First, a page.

Bits, bitmasks and bit manipulations

Contents

Terminology

Term Bits Bytes NASM GAS
bit 1 bit      
trit 1 bits      
nibble 4 bits ½ byte    
byte 8 bits 1 byte DB .byte
word 16 bits 2 byte DW .word
dword or double word 32 bits 4 bytes DD .long
qword or quad word 64 bits 8 bytes DQ  
tword or ten word 80 bits 10 bytes DT  
oword or octo word 128 bits 16 bytes DO  
yword 2 256 bits 32 bytes DY  
zword 3 512 bits 64 bytes DZ  
  1. Used in ternary arithmetic, beyond scope.
  2. Intel AVX YMM register.
  3. Intel AVX-512 ZZM register.

Binary

Binary numbers, or bits are numbers in the base-2 number system. “Orinary” numbers are in base-10, hexadecimal numbers are in base-16:

/* base-10 */
2342     = 2 * (10 ** 3) + 3 * (10 ** 2) + 4 * (10 ** 1) + 2 * (10 ** 0)  = 2342;
/* base-16 */
0x172a   = 1 * (16 ** 3) + 7 * (16 ** 2) + 2 * (16 ** 1) + 10 * (16 ** 0) = 2342;
/* base-2 */
0b101010 = 1 * ( 2 ** 5) + 1 * ( 2 ** 3) + 1 * ( 2 ** 1)                  =   42;

Nibbles

A byte consists of two nibbles, or half bytes. A nibble contains 4 bits of information, thus an 8 bit byte contains two nibbles.

/*
0x0 = 0000 ; 0x4 = 0100 ; 0x8 = 1000 ; 0xc = 1100
0x1 = 0001 ; 0x5 = 0101 ; 0x9 = 1001 ; 0xd = 1101
0x2 = 0010 ; 0x6 = 0110 ; 0xa = 1010 ; 0xe = 1110
0x3 = 0011 ; 0x7 = 0111 ; 0xb = 1011 ; 0xf = 1111
*/

uint8_t msn, lsn;
/*  most significant nibble: */   msn = (x & 0xf0) >> 4;
/* least significant nibble: */   lsn = (x & 0x0f);
/*          nibbles to byte: */     x = (msn << 4) | lsn;

Bit operations

uint8_t x, y;
/*   get bit y in x: */            x &=  (1 << y);
/*   set bit y in x: */            x |=  (1 << y);  
/* unset bit y in x: */            x &= ~(1 << y);  

Bit masks

#define FEATURE_NONE    (0x00)
#define FEATURE_A       (1 << 0)
#define FEATURE_B       (1 << 1)
#define FEATURE_C       (1 << 2)
#define FEATURE_D       (1 << 3)
#define FEATURE_E       (1 << 4)
#define FEATURE_F       (1 << 5)
#define FEATURE_G       (1 << 6)
#define FEATURE_H       (1 << 7)
#define FEATURE_ALL     (0xff)

uint8_t features = FEATURE_NONE;

void enable_feature(uint8_t feature) {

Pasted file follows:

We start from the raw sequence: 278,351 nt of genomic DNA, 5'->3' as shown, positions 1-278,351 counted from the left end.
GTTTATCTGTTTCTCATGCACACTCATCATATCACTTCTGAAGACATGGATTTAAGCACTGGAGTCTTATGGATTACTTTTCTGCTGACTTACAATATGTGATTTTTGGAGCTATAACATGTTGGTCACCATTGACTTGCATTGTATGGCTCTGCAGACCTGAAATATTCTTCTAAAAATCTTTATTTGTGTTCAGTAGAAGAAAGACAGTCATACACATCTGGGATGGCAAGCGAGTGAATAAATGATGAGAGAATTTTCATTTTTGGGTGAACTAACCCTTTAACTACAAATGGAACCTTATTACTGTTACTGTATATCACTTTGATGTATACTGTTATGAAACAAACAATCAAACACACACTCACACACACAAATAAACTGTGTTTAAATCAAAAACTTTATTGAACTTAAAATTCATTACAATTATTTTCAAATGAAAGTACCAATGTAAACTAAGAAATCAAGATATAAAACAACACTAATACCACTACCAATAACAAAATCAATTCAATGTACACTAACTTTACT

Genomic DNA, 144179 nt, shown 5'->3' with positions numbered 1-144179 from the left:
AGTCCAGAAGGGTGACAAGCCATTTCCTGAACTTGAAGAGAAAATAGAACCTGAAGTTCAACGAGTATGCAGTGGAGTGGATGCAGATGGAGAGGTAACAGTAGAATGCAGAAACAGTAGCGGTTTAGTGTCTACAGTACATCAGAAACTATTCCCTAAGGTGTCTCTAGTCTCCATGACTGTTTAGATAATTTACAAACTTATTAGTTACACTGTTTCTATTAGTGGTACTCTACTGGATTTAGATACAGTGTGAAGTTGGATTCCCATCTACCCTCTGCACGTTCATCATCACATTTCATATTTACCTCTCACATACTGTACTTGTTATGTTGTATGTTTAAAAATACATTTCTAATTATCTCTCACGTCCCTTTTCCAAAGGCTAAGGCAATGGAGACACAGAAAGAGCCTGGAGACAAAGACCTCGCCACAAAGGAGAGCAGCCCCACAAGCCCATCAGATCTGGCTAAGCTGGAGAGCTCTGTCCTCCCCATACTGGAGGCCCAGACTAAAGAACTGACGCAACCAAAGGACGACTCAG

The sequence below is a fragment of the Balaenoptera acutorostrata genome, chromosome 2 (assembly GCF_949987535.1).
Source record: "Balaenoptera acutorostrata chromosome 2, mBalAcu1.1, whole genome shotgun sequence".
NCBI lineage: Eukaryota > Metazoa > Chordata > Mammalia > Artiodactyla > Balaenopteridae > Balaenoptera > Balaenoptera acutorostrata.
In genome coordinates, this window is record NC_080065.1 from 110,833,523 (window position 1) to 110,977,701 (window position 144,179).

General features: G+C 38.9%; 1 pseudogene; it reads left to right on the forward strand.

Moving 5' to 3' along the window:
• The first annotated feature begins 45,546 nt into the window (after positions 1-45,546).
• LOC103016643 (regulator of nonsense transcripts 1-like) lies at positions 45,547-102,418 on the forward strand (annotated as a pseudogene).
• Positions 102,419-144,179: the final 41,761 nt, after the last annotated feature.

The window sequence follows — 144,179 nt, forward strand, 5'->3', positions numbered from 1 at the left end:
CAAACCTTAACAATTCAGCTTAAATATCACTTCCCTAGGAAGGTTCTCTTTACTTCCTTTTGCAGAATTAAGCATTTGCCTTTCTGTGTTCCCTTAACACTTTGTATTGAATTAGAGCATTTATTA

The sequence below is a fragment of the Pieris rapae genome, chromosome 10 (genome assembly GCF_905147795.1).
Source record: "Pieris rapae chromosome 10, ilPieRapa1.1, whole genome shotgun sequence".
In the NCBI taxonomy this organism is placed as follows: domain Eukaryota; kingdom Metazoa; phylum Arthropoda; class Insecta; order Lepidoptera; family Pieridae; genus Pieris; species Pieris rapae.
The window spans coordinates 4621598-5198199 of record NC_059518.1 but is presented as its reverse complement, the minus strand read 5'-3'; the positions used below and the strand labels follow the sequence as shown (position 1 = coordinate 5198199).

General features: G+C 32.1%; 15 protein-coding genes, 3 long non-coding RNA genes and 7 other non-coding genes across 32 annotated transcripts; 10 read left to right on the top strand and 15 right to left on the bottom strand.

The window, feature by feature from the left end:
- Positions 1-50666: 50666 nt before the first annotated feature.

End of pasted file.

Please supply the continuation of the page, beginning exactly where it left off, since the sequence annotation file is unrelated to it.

features |= feature;
}

void disable_feature(uint8_t feature) {
    features &= ~feature;
}

if (features & FEATURE_B) {
    /* ... */
}

Counting bits

uint8_t v; 	/* Value we want to count */
uint8_t c; 	/* Bit count accumulator */
for (c = 0; v; c++) {
	v & = v - 1; /* Clear the least significan bit that is set */
}

Published in 1988, the C Programming Language 2nd Ed. by Brian W. Kernighan and Dennis M. Ritchie.

Counting bits in 14, 24 or 32-bit words using 64-bit instructions

uint64_t v; // count the number of bits set in v
uint64_t c; // c accumulates the total bits set in v

// option 1, for at most 14-bit values in v:
c = (v * 0x200040008001ULL & 0x111111111111111ULL) % 0xf;

// option 2, for at most 24-bit values in v:
c =  ((v & 0xfff) * 0x1001001001001ULL & 0x84210842108421ULL) % 0x1f;
c += (((v & 0xfff000) >> 12) * 0x1001001001001ULL & 0x84210842108421ULL) 
     % 0x1f;

// option 3, for at most 32-bit values in v:
c =  ((v & 0xfff) * 0x1001001001001ULL & 0x84210842108421ULL) % 0x1f;
c += (((v & 0xfff000) >> 12) * 0x1001001001001ULL & 0x84210842108421ULL) % 
     0x1f;
c += ((v >> 24) * 0x1001001001001ULL & 0x84210842108421ULL) % 0x1f;

Swapping values with XOR

You can do triple XOR to swap two values without using a temporary register:

a ^= b;
b ^= a;
a ^= b;

/* Swap macro */
#define SWAP(a, b) (((a) ^= (b)), ((b) ^= (a)), ((a) ^= (b)))

Reverse bits in a byte

uint8_t v;     // input bits to be reversed
uint8_t r = v; // r will be reversed bits of v; first get LSB of v
int s = sizeof(v) * CHAR_BIT - 1; // extra shift needed at end

for (v >>= 1; v; v >>= 1)
{   
  r <<= 1;
  r |= v & 1;
  s--;
}
r <<= s; // shift when v's highest bits are zero

Reverse bits in a byte using 64-bit multiply and modulus

uint8_t b; // input bits to be reversed
b = (b * 0x0202020202ULL & 0x010884422010ULL) % 1023;

By Sean Anderson, July 13, 2001.

Multi byte packing

uint8_t a, b, c, d;

/* big endian */
uint16_t  word_be = (a <<  8) | (b      );                         
uint32_t dword_be = (a << 24) | (b << 16) | (c <<  8) | (d      );

/* little endian */
uint16_t  word_be = (a      ) | (b <<  8);                         
uint32_t dword_le = (a      ) | (b <<  8) | (c << 16) | (d << 24);

Bit matrix multiplication

Given matrices and :

We can calculate as:

And for vector :

We can calculate as:

Working with bytes in programming languages

Language Example Note
C uint8_t b = 0x2a; b |= c; Masking may be required
Java static byte b = 0x2a; b |= c; Guaranteed to be 8 bit byte
PHP $b = 0x2a; $b = ($b | $c) & 0xff; No byte type, masking required (depends on size of c)
Python b = bytearray(1); b[0] = 0x2a; b[0] |= c[0]; Guaranteed to be 8 bit byte
Ruby b = 0x2a; b = (b | c) & 0xff No byte type, masking required (depends on size of c)

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